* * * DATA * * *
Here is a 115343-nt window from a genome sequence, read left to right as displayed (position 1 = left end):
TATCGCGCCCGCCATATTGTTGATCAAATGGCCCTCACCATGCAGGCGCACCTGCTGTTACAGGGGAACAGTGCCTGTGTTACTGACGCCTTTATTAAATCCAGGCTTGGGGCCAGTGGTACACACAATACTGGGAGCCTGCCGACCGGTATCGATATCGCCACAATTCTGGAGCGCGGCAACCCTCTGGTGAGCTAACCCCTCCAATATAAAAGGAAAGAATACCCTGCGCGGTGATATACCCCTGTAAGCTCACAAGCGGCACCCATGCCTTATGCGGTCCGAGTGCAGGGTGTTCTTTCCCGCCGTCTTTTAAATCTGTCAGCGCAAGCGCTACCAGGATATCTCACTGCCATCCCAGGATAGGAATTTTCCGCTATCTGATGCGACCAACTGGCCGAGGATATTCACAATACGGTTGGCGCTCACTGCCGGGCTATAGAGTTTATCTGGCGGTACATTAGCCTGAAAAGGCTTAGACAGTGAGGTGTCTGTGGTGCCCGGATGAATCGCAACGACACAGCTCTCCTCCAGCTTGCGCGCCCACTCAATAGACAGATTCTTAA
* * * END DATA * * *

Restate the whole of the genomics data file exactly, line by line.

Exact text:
Here is a 115343-nt window from a genome sequence, read left to right as displayed (position 1 = left end):
TATCGCGCCCGCCATATTGTTGATCAAATGGCCCTCACCATGCAGGCGCACCTGCTGTTACAGGGGAACAGTGCCTGTGTTACTGACGCCTTTATTAAATCCAGGCTTGGGGCCAGTGGTACACACAATACTGGGAGCCTGCCGACCGGTATCGATATCGCCACAATTCTGGAGCGCGGCAACCCTCTGGTGAGCTAACCCCTCCAATATAAAAGGAAAGAATACCCTGCGCGGTGATATACCCCTGTAAGCTCACAAGCGGCACCCATGCCTTATGCGGTCCGAGTGCAGGGTGTTCTTTCCCGCCGTCTTTTAAATCTGTCAGCGCAAGCGCTACCAGGATATCTCACTGCCATCCCAGGATAGGAATTTTCCGCTATCTGATGCGACCAACTGGCCGAGGATATTCACAATACGGTTGGCGCTCACTGCCGGGCTATAGAGTTTATCTGGCGGTACATTAGCCTGAAAAGGCTTAGACAGTGAGGTGTCTGTGGTGCCCGGATGAATCGCAACGACACAGCTCTCCTCCAGCTTGCGCGCCCACTCAATAGACAGATTCTTAA